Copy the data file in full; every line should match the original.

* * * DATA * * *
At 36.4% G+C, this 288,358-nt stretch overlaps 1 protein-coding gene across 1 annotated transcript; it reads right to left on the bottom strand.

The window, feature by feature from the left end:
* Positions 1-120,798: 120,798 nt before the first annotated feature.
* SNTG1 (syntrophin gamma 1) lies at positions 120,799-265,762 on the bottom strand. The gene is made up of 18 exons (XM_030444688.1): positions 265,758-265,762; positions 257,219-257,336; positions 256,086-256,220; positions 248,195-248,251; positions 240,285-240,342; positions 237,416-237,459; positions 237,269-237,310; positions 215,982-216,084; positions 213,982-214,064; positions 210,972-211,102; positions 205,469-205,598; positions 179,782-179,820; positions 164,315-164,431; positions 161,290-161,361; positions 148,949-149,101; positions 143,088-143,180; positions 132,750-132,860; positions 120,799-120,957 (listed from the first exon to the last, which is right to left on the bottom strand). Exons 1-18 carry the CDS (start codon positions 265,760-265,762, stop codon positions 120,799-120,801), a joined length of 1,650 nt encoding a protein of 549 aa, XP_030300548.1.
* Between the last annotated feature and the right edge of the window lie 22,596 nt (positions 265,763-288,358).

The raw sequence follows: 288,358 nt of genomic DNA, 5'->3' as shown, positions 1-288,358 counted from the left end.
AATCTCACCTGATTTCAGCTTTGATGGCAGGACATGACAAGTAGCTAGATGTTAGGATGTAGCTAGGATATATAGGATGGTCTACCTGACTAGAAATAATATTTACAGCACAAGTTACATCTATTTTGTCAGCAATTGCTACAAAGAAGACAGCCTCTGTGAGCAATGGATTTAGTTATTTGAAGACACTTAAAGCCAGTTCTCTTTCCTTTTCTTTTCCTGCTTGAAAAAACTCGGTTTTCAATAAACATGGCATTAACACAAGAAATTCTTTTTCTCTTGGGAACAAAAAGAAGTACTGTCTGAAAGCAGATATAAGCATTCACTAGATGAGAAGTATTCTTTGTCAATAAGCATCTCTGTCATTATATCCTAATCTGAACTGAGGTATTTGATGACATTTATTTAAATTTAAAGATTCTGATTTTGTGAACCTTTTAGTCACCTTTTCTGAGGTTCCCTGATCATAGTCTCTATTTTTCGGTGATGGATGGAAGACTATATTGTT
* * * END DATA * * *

At 36.4% G+C, this 288,358-nt stretch overlaps 1 protein-coding gene across 1 annotated transcript; it reads right to left on the bottom strand.

The window, feature by feature from the left end:
* Positions 1-120,798: 120,798 nt before the first annotated feature.
* SNTG1 (syntrophin gamma 1) lies at positions 120,799-265,762 on the bottom strand. The gene is made up of 18 exons (XM_030444688.1): positions 265,758-265,762; positions 257,219-257,336; positions 256,086-256,220; positions 248,195-248,251; positions 240,285-240,342; positions 237,416-237,459; positions 237,269-237,310; positions 215,982-216,084; positions 213,982-214,064; positions 210,972-211,102; positions 205,469-205,598; positions 179,782-179,820; positions 164,315-164,431; positions 161,290-161,361; positions 148,949-149,101; positions 143,088-143,180; positions 132,750-132,860; positions 120,799-120,957 (listed from the first exon to the last, which is right to left on the bottom strand). Exons 1-18 carry the CDS (start codon positions 265,760-265,762, stop codon positions 120,799-120,801), a joined length of 1,650 nt encoding a protein of 549 aa, XP_030300548.1.
* Between the last annotated feature and the right edge of the window lie 22,596 nt (positions 265,763-288,358).

The raw sequence follows: 288,358 nt of genomic DNA, 5'->3' as shown, positions 1-288,358 counted from the left end.
AATCTCACCTGATTTCAGCTTTGATGGCAGGACATGACAAGTAGCTAGATGTTAGGATGTAGCTAGGATATATAGGATGGTCTACCTGACTAGAAATAATATTTACAGCACAAGTTACATCTATTTTGTCAGCAATTGCTACAAAGAAGACAGCCTCTGTGAGCAATGGATTTAGTTATTTGAAGACACTTAAAGCCAGTTCTCTTTCCTTTTCTTTTCCTGCTTGAAAAAACTCGGTTTTCAATAAACATGGCATTAACACAAGAAATTCTTTTTCTCTTGGGAACAAAAAGAAGTACTGTCTGAAAGCAGATATAAGCATTCACTAGATGAGAAGTATTCTTTGTCAATAAGCATCTCTGTCATTATATCCTAATCTGAACTGAGGTATTTGATGACATTTATTTAAATTTAAAGATTCTGATTTTGTGAACCTTTTAGTCACCTTTTCTGAGGTTCCCTGATCATAGTCTCTATTTTTCGGTGATGGATGGAAGACTATATTGTT